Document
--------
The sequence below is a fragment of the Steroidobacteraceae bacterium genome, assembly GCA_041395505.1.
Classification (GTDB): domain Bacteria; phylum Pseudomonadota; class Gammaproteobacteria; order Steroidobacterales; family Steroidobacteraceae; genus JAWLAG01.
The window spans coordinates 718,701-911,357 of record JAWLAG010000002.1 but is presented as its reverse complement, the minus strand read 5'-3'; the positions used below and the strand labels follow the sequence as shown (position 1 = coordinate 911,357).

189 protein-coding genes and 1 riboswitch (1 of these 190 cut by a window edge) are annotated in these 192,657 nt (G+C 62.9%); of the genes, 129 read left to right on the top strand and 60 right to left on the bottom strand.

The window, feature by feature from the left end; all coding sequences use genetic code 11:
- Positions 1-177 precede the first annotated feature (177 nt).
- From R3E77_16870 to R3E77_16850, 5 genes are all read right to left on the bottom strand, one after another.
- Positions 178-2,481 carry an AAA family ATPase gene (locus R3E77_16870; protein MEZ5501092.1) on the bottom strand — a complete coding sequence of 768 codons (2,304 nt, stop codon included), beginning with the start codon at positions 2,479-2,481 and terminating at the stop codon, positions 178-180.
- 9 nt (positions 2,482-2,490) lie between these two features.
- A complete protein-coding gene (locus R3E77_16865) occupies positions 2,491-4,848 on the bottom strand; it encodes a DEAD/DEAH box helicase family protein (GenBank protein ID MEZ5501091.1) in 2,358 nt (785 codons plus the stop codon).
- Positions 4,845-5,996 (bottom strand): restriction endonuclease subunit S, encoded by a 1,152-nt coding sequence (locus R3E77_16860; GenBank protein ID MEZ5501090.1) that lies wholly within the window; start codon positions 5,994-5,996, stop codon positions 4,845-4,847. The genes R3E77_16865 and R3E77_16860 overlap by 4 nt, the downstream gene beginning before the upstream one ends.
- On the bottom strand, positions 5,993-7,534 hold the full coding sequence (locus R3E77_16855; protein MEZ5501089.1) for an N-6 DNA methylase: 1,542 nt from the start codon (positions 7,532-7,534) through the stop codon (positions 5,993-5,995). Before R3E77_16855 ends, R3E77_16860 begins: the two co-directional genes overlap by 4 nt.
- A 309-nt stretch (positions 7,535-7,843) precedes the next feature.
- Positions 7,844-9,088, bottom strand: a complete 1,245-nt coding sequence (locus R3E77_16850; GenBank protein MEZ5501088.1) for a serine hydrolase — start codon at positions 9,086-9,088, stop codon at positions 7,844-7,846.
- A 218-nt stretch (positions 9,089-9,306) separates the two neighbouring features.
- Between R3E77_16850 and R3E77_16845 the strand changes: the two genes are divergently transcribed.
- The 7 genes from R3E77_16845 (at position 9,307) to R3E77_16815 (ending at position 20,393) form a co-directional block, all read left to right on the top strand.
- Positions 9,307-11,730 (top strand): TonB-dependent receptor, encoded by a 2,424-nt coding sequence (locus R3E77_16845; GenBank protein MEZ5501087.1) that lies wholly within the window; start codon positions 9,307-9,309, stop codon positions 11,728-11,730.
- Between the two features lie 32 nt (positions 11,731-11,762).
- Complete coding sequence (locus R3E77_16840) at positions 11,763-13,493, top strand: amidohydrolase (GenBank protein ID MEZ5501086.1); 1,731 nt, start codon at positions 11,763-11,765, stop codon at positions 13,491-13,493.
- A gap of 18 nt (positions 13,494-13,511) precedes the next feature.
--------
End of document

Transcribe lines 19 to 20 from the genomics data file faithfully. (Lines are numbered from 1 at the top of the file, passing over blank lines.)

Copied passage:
- Between the two features lie 32 nt (positions 11,731-11,762).
- Complete coding sequence (locus R3E77_16840) at positions 11,763-13,493, top strand: amidohydrolase (GenBank protein ID MEZ5501086.1); 1,731 nt, start codon at positions 11,763-11,765, stop codon at positions 13,491-13,493.